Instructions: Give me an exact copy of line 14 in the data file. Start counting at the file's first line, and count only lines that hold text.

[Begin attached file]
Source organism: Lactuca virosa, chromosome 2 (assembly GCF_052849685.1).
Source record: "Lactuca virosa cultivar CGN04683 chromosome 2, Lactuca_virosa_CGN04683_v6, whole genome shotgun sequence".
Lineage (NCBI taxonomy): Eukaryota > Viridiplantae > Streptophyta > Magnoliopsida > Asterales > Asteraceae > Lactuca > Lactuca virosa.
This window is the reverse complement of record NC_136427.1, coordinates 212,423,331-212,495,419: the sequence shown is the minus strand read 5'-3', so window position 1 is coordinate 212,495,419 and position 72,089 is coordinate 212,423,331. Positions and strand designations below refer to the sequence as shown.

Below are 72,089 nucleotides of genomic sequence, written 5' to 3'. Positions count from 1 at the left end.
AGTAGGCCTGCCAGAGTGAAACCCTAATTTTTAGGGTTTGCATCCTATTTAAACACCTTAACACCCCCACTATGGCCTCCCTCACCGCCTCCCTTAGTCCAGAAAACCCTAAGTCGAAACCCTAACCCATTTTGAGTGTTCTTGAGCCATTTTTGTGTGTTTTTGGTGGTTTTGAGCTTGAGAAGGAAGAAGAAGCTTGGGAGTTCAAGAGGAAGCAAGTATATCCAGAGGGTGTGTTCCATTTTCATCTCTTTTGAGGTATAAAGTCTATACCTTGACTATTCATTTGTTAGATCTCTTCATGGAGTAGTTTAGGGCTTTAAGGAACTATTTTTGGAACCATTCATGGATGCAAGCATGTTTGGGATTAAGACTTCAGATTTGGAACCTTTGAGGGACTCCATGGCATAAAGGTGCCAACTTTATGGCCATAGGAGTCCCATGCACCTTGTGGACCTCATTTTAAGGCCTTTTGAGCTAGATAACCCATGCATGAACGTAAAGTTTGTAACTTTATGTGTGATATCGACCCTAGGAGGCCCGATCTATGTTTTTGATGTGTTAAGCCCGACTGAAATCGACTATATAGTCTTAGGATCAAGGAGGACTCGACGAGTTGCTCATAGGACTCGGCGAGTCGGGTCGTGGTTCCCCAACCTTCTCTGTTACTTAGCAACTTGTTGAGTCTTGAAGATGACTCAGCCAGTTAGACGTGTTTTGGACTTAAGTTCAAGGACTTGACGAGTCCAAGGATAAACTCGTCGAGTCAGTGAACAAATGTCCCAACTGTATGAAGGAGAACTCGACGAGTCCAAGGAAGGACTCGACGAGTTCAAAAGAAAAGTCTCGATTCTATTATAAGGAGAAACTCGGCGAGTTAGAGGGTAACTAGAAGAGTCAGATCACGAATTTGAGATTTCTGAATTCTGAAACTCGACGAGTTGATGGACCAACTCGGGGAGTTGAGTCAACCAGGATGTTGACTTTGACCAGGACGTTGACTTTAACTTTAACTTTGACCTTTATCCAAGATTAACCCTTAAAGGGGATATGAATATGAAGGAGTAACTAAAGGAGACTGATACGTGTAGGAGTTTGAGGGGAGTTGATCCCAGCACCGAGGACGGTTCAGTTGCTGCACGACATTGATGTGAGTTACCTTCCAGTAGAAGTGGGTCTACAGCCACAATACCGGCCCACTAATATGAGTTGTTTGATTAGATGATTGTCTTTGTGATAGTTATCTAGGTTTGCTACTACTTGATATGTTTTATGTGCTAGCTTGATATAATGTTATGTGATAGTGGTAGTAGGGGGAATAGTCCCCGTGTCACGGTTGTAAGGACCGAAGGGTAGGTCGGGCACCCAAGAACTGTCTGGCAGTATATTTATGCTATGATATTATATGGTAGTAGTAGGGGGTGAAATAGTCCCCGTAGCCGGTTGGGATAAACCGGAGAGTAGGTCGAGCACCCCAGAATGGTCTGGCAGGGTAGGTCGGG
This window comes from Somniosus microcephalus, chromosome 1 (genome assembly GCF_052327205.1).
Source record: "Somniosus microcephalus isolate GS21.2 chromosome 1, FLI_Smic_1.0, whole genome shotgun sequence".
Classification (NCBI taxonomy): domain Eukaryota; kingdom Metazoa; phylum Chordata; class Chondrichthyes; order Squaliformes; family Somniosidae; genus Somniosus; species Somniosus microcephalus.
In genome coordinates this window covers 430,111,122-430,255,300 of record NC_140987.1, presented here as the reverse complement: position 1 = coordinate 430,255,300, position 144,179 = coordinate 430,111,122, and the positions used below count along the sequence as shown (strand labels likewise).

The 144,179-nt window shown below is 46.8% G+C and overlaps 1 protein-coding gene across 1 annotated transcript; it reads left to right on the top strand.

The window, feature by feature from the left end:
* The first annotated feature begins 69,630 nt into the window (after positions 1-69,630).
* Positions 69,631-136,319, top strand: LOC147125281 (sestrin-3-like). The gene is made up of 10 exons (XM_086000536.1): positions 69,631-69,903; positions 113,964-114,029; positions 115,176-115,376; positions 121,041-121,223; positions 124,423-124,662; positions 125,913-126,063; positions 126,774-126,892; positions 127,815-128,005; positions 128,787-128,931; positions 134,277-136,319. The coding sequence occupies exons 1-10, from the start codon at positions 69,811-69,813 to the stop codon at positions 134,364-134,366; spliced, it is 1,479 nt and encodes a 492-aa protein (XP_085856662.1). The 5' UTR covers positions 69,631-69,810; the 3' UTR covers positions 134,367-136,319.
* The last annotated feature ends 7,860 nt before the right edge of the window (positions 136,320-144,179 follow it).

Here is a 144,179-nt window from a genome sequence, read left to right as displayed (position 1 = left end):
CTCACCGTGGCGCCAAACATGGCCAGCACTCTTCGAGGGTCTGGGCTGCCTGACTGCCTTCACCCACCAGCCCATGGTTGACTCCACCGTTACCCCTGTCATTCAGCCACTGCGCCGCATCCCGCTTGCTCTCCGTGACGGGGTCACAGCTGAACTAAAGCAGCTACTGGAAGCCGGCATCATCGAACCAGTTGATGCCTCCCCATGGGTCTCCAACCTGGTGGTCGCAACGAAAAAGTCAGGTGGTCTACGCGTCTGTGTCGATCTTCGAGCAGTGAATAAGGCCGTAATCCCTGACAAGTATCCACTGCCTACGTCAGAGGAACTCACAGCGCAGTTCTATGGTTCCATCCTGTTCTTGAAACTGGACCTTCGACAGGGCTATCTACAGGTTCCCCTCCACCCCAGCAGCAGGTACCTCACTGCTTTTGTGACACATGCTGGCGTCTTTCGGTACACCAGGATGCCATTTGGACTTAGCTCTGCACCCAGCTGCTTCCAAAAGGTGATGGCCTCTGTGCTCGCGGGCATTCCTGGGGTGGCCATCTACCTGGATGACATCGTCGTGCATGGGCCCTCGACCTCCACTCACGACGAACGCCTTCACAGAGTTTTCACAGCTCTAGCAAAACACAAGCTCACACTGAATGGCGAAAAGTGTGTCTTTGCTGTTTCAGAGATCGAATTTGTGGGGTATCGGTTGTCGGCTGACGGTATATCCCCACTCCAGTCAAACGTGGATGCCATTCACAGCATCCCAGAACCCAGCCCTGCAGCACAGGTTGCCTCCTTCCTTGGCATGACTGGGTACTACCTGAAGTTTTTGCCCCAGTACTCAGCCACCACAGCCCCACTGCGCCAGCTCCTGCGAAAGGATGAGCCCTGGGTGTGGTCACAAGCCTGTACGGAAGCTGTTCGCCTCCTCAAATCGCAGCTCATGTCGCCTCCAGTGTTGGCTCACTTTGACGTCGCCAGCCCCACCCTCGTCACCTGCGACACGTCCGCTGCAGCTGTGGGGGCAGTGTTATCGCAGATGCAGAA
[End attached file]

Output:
* Positions 69,631-136,319, top strand: LOC147125281 (sestrin-3-like). The gene is made up of 10 exons (XM_086000536.1): positions 69,631-69,903; positions 113,964-114,029; positions 115,176-115,376; positions 121,041-121,223; positions 124,423-124,662; positions 125,913-126,063; positions 126,774-126,892; positions 127,815-128,005; positions 128,787-128,931; positions 134,277-136,319. The coding sequence occupies exons 1-10, from the start codon at positions 69,811-69,813 to the stop codon at positions 134,364-134,366; spliced, it is 1,479 nt and encodes a 492-aa protein (XP_085856662.1). The 5' UTR covers positions 69,631-69,810; the 3' UTR covers positions 134,367-136,319.